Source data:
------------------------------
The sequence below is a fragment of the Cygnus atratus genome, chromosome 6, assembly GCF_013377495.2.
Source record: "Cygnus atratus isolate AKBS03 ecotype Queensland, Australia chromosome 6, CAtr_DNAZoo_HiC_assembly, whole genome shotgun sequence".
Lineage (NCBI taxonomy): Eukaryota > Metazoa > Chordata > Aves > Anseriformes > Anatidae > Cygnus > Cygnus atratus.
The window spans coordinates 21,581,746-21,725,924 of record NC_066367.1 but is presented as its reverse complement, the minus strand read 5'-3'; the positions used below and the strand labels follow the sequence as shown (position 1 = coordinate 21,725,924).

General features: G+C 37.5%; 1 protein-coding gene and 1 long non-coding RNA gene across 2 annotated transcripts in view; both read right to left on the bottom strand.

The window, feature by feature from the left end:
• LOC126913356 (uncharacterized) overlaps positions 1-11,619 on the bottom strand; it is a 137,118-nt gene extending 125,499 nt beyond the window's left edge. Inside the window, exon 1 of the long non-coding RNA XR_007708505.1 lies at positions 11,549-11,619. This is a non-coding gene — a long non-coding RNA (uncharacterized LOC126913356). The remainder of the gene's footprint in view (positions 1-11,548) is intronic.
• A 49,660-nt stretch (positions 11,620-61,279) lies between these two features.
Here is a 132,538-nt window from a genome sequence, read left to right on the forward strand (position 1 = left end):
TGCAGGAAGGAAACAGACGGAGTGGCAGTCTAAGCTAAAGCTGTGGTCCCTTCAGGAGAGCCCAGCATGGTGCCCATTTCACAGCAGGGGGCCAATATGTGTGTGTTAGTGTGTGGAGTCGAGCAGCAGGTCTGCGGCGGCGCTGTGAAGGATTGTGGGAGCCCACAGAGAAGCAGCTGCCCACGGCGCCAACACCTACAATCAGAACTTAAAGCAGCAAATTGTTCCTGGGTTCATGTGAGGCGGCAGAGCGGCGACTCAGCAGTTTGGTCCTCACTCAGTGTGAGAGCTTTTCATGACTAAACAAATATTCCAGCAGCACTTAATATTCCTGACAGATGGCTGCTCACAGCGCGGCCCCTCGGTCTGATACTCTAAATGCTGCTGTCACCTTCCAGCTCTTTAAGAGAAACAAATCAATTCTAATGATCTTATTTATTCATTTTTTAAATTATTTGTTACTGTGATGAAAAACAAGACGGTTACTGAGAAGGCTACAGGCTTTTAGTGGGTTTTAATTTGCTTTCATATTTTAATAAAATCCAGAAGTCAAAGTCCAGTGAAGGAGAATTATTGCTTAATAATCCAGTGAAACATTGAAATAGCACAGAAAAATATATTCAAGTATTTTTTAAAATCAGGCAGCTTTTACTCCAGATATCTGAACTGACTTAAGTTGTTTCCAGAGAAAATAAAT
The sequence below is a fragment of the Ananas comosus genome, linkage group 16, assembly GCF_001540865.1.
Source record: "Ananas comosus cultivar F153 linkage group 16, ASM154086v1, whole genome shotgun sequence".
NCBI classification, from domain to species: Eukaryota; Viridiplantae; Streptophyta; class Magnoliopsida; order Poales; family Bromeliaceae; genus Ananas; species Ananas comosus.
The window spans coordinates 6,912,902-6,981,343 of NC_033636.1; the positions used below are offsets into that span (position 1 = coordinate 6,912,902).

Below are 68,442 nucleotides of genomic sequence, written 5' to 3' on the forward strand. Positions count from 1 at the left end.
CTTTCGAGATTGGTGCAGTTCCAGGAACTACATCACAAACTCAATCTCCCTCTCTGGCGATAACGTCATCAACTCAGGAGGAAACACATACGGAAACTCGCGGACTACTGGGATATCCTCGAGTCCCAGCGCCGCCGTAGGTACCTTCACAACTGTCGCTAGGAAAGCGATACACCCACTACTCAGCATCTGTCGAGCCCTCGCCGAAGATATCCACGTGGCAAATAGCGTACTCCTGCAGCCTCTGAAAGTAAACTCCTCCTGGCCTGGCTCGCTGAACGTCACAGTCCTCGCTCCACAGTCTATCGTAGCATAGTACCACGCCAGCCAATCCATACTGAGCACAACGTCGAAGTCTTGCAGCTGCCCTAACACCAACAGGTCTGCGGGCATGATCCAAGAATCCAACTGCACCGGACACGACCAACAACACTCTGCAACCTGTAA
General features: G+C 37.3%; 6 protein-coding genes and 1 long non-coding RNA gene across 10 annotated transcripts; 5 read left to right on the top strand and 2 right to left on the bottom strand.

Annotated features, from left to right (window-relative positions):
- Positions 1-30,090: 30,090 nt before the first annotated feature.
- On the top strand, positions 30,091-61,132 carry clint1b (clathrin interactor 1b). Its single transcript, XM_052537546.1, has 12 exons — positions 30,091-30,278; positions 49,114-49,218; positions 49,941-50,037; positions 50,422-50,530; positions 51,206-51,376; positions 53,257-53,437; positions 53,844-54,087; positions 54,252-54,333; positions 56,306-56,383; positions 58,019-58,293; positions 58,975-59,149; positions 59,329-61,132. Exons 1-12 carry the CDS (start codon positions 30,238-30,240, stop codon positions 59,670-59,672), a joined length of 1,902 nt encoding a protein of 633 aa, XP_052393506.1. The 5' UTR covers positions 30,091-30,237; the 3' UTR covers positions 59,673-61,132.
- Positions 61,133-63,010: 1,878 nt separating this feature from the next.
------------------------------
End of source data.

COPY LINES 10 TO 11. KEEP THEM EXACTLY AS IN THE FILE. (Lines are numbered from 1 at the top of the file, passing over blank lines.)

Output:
TGCAGGAAGGAAACAGACGGAGTGGCAGTCTAAGCTAAAGCTGTGGTCCCTTCAGGAGAGCCCAGCATGGTGCCCATTTCACAGCAGGGGGCCAATATGTGTGTGTTAGTGTGTGGAGTCGAGCAGCAGGTCTGCGGCGGCGCTGTGAAGGATTGTGGGAGCCCACAGAGAAGCAGCTGCCCACGGCGCCAACACCTACAATCAGAACTTAAAGCAGCAAATTGTTCCTGGGTTCATGTGAGGCGGCAGAGCGGCGACTCAGCAGTTTGGTCCTCACTCAGTGTGAGAGCTTTTCATGACTAAACAAATATTCCAGCAGCACTTAATATTCCTGACAGATGGCTGCTCACAGCGCGGCCCCTCGGTCTGATACTCTAAATGCTGCTGTCACCTTCCAGCTCTTTAAGAGAAACAAATCAATTCTAATGATCTTATTTATTCATTTTTTAAATTATTTGTTACTGTGATGAAAAACAAGACGGTTACTGAGAAGGCTACAGGCTTTTAGTGGGTTTTAATTTGCTTTCATATTTTAATAAAATCCAGAAGTCAAAGTCCAGTGAAGGAGAATTATTGCTTAATAATCCAGTGAAACATTGAAATAGCACAGAAAAATATATTCAAGTATTTTTTAAAATCAGGCAGCTTTTACTCCAGATATCTGAACTGACTTAAGTTGTTTCCAGAGAAAATAAAT
The sequence below is a fragment of the Ananas comosus genome, linkage group 16, assembly GCF_001540865.1.